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Advances in single frame image recovery

Ali Pitchay, Sakinah (2013)
Ph.D. thesis, University of Birmingham.

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This thesis tackles a problem of recovering a high resolution image from a single compressed frame. A new image-prior that is devised based on Pearson type VII density is integrated with a Markov Random Field model which has desirable robustness properties. A fully automated hyper-parameter estimation procedure for this approach is developed, which makes it advantageous in comparison with alternatives. Although this recovery algorithm is very simple to implement, it achieves statistically significant improvements over previous results in under-determined problem settings, and it is able to recover images that contain texture.

This advancement opens up the opportunities for several potential extensions, of which we pursue two:
(i) Most of previous work does not consider any specific extra information to recover the signal. Thus, this thesis exploits the similarity between the signal of interest and a consecutive motionless frame to address this problem. Additional information of similarity that is available is incorporated into a probabilistic image-prior based on the
Pearson type VII Markov Random Field model. Results on both synthetic and real data of
Magnetic Resonance Imaging (MRI) images demonstrate the effectiveness of our method in both compressed setting and classical super-resolution experiments.
(ii) This thesis also presents a multi-task approach for signal recovery by sharing higher-level hyperparameters which do not relate directly to the actual content of the signals of interest but only to their statistical characteristics. Our approach leads to a very simple model and algorithm that can be used to simultaneously recover multiple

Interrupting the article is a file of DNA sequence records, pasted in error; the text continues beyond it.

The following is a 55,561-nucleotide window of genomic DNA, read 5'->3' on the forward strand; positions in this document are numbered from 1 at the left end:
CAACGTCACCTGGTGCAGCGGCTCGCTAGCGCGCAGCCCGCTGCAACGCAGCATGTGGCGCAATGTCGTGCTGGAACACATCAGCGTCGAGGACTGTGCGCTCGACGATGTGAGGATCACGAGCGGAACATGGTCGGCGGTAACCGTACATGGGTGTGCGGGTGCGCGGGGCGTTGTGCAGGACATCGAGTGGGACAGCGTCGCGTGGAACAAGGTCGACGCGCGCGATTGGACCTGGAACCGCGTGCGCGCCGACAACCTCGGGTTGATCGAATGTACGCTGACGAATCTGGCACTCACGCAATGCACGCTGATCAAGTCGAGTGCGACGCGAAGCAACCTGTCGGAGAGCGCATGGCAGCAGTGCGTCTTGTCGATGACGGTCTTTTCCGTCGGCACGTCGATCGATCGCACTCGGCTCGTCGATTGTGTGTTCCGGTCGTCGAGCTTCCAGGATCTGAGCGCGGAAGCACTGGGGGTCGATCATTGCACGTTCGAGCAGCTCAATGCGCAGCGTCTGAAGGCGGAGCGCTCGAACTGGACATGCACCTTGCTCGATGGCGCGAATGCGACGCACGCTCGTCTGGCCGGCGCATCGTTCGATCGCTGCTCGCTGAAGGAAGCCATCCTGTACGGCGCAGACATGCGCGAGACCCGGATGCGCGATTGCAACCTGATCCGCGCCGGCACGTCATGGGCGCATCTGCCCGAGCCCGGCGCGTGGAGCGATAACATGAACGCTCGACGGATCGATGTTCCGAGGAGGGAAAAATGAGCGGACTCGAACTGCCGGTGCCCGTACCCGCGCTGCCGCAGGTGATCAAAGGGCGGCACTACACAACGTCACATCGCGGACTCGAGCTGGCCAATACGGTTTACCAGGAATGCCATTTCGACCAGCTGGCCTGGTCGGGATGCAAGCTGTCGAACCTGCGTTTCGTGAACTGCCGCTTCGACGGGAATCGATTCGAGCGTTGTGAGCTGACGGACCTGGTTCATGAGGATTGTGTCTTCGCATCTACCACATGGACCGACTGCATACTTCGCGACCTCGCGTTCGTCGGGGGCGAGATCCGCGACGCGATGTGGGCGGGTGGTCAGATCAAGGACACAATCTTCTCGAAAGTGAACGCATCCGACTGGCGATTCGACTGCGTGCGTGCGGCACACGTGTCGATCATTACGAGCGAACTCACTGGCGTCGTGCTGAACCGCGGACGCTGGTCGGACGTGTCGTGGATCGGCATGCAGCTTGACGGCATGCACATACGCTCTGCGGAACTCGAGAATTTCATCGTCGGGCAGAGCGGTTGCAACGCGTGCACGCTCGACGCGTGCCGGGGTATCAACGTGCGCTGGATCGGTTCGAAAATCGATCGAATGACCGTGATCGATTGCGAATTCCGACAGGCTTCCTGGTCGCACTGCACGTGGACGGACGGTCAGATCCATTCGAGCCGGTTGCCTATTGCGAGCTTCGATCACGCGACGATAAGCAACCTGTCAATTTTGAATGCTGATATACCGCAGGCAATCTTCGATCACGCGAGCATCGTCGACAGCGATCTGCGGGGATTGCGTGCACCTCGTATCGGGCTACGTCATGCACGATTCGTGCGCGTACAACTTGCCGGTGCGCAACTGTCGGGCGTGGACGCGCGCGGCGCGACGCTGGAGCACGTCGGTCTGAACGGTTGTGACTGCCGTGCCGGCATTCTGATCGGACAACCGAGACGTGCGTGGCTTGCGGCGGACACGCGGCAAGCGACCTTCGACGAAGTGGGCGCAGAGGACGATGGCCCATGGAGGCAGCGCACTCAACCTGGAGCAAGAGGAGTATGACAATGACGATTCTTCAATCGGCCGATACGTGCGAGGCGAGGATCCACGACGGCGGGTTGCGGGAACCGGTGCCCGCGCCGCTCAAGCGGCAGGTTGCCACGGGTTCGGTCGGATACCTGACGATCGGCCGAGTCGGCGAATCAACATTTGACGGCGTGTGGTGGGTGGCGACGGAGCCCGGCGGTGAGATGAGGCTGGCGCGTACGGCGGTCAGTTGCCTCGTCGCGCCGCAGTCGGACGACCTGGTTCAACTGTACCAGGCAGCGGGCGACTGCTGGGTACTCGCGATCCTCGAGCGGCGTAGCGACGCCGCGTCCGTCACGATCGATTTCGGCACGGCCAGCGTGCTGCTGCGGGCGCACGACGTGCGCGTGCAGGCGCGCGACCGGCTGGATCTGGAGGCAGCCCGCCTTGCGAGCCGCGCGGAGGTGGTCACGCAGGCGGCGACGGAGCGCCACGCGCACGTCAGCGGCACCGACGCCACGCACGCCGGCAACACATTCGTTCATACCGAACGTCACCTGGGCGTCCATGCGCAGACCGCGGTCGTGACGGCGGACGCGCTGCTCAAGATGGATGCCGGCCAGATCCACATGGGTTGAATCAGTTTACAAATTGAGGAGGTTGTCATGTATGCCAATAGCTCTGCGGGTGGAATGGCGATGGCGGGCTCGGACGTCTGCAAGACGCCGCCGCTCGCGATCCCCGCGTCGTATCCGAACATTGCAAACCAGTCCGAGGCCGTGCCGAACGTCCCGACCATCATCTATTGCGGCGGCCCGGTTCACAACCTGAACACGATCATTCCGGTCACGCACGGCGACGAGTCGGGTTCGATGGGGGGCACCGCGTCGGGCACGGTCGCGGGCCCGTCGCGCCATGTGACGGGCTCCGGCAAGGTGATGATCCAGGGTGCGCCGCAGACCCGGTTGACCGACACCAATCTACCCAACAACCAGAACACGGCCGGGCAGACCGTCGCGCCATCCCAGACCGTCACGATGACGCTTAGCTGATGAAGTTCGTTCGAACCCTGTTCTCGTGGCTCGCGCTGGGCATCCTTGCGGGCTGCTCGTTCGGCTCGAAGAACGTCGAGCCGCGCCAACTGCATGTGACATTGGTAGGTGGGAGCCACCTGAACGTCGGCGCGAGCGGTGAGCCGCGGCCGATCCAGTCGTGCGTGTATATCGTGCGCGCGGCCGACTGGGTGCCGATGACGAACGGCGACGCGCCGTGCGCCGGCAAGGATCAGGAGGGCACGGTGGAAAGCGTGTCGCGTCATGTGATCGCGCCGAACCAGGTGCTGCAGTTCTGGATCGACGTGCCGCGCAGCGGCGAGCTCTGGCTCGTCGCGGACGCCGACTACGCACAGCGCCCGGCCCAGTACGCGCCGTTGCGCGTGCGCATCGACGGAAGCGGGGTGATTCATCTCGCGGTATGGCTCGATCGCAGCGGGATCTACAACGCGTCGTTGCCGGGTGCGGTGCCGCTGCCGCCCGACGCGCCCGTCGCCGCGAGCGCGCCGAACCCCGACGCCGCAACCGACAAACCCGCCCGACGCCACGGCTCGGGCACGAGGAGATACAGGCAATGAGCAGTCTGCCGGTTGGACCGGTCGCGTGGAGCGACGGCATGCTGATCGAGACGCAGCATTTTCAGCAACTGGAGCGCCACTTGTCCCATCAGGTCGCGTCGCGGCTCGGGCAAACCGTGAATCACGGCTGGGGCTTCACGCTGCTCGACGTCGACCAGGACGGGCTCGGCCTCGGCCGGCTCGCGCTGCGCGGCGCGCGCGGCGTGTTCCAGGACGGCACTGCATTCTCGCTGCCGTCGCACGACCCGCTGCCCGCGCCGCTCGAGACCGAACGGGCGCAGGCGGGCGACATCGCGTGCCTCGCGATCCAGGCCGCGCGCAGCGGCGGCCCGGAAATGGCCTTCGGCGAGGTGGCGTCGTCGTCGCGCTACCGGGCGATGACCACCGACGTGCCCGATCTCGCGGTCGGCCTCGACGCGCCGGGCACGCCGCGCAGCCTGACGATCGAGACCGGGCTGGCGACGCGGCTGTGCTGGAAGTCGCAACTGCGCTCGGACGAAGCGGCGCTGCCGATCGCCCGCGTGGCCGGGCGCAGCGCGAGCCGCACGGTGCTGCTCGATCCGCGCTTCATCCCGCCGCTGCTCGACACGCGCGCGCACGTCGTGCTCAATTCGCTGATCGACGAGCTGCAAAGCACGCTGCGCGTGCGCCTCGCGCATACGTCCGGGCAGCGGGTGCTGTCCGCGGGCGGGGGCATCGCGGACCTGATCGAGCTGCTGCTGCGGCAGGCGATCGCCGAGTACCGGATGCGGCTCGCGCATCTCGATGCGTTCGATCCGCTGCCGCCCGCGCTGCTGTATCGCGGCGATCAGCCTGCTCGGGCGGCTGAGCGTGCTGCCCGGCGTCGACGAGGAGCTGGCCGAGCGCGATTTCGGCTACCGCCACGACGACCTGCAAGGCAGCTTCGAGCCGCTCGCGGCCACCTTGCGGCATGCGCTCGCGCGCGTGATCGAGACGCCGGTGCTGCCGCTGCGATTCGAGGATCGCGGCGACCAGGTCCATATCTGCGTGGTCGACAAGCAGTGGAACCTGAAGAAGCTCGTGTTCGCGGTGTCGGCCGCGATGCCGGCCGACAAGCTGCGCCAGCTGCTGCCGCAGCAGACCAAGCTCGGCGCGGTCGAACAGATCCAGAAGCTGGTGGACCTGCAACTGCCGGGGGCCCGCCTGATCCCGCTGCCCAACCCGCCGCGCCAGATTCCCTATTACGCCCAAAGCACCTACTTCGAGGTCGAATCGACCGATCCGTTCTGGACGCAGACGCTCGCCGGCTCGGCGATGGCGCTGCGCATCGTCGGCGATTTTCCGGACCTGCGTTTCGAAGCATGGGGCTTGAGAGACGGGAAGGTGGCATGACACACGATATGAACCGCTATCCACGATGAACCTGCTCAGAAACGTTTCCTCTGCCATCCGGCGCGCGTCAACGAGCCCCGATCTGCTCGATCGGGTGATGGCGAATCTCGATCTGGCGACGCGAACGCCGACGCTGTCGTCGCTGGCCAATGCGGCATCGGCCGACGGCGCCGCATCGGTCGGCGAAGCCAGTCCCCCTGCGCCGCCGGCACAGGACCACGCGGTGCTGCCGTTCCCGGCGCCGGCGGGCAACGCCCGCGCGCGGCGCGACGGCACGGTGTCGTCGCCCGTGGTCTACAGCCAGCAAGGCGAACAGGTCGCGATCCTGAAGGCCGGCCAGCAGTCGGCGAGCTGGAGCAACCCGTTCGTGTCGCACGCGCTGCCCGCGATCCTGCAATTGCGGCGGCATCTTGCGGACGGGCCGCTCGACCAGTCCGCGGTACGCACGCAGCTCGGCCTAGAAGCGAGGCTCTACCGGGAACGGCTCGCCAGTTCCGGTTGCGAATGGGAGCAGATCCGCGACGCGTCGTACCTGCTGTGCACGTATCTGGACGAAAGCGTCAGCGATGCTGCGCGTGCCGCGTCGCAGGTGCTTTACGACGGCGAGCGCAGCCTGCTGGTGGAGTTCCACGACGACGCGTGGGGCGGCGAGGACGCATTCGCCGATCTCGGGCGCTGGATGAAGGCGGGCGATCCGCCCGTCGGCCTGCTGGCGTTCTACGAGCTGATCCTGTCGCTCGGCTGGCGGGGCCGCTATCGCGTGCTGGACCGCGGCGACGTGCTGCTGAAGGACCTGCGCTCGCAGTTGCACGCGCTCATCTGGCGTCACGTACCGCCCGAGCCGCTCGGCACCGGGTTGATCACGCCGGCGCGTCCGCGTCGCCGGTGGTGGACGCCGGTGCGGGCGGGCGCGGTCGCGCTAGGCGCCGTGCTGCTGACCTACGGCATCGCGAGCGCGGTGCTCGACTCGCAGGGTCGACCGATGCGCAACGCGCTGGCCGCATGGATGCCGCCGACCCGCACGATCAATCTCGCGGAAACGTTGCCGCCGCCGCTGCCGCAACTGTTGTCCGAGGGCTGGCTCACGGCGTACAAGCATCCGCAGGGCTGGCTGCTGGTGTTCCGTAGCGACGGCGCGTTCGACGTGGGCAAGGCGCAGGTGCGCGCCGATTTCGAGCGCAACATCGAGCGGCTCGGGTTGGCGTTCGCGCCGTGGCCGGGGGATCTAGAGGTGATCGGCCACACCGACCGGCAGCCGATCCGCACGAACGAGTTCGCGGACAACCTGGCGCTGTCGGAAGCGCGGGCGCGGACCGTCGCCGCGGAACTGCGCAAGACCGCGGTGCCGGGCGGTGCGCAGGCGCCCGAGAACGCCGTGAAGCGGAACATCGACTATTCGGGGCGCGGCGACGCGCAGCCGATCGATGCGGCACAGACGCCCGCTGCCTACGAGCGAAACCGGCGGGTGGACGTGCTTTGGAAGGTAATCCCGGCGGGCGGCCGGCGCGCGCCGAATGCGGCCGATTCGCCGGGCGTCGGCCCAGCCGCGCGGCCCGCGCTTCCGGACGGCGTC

Type of Work:Ph.D. thesis.
Supervisor(s):Kab´an, Ata
School/Faculty:Colleges (2008 onwards) > College of Engineering & Physical Sciences
Department:School of Computer Science
Subjects:T Technology (General)
TR Photography
Institution:University of Birmingham
ID Code:4292
This unpublished thesis/dissertation is copyright of the author and/or third parties. The intellectual property rights of the author or third parties in respect of this work are as defined by The Copyright Designs and Patents Act 1988 or as modified by any successor legislation. Any use made of information contained in this thesis/dissertation must be in accordance with that legislation and must be properly acknowledged. Further distribution or reproduction in any format is prohibited without the permission of the copyright holder.
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